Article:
“Blazing Saddles” lovably pokes fun at showbiz clichés, musical comedy, ethnic stereotypes, and cowboy conventions such that I laugh-til-I-cry.
“Dr. Strangelove” proposes that a film about the possibility of an accidental nuclear war can, in fact, be funny.
Harper Lee’s novel became a beloved film for many reasons including the acting, the subject matter, and Elmer Bernstein’s perfect musical score.
Francis Ford Coppola’s “Godfather” trilogy remains the gold standard for movies about organized crime.
Events around him slowly transformed Oskar Schindler from just another a Nazi war profiteer into the man who saved 1,100 Jews from death at Auschwitz.
I’m sure Moses struggled with it as will people who someday colonize Mars: can men and women “just be friends” without “the sex thing” getting in the way?
“Boyhood” is like the time-lapse-photography of plants growing in a nature documentary — except that we are watching 12 years of human lives roll by.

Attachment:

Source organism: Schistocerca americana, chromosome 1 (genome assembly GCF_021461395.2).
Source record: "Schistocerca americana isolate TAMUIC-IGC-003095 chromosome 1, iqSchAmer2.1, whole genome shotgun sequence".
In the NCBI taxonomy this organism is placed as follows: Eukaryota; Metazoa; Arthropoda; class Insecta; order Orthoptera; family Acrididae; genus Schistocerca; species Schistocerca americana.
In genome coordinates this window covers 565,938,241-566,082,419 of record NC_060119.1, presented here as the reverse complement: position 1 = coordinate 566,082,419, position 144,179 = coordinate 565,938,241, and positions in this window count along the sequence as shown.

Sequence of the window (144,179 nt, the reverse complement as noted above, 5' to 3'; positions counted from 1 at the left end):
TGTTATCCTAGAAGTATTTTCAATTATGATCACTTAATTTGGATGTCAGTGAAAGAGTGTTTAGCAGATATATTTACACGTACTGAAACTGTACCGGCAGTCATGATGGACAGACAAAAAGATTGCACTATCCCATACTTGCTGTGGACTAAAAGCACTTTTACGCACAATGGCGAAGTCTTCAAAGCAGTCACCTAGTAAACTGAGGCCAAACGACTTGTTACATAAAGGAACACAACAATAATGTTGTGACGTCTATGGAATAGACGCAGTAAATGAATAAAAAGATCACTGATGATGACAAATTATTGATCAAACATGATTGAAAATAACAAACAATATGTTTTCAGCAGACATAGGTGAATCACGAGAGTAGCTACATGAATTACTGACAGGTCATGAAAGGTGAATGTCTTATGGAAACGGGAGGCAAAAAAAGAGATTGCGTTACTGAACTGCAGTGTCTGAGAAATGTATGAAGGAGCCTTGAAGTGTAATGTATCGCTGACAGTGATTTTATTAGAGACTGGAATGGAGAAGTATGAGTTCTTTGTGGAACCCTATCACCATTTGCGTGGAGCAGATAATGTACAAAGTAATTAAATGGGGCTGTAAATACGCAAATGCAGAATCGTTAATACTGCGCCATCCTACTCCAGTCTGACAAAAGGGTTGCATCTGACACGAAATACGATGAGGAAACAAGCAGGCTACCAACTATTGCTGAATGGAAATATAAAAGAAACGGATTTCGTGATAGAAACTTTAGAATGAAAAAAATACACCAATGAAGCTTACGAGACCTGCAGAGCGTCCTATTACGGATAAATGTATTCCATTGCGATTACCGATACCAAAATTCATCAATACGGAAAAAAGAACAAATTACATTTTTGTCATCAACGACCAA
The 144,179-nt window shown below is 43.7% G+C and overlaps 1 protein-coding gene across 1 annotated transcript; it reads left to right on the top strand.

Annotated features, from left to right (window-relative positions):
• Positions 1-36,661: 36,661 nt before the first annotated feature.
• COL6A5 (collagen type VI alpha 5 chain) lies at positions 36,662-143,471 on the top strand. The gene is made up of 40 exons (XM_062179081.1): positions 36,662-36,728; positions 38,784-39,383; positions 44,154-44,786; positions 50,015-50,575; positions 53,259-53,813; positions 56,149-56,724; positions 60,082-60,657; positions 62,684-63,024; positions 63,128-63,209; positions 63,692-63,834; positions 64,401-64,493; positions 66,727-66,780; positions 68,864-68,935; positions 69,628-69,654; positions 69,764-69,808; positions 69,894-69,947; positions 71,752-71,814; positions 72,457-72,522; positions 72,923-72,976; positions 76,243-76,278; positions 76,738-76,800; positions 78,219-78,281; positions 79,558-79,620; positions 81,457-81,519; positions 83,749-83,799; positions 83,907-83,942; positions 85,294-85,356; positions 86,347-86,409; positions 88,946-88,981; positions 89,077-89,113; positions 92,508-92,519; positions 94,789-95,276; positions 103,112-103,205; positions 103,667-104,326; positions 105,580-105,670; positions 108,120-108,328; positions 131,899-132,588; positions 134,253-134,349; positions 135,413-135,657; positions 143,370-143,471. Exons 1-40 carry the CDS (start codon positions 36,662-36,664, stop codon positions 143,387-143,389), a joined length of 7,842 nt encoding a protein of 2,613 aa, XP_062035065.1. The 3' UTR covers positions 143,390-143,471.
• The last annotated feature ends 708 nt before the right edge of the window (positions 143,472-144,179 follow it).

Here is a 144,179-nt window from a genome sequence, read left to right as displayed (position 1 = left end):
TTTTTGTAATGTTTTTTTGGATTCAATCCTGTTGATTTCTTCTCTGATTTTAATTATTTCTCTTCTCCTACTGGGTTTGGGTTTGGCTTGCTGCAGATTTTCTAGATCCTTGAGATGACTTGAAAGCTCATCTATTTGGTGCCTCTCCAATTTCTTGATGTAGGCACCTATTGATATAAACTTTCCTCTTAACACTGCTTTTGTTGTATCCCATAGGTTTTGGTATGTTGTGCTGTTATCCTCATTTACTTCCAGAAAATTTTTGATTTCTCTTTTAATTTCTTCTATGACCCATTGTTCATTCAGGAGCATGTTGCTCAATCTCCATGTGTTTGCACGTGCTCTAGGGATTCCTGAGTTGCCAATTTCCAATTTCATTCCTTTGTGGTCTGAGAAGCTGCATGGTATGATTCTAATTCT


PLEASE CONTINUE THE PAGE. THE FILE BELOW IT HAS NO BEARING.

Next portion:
Can a child and her bicycle serve as a metaphor for a quiet but radical change …
Zack is a new member of the U.S. Naval Aviator Academy whose rough life has left him an emotionally broken man. Fortunately, a sometimes brutal Marine sergeant and a local girl (Paula) provide him an epiphany. Continue reading “An Officer and a Gentleman (1982)”
For decades the Coen brothers have delivered quirky characters and idiosyncratic movies — none more so than Jeff Bridges’ Dude in “The Big Lebowski”. Continue reading “The Big Lebowski (1993)”
While this is a movie about four very different women, it is wrong to call it a “chick flick”. I’ve watched it several times — with large gaps of time in between — and it continues to resonate with me. Continue reading “Fried Green Tomatoes (1991)”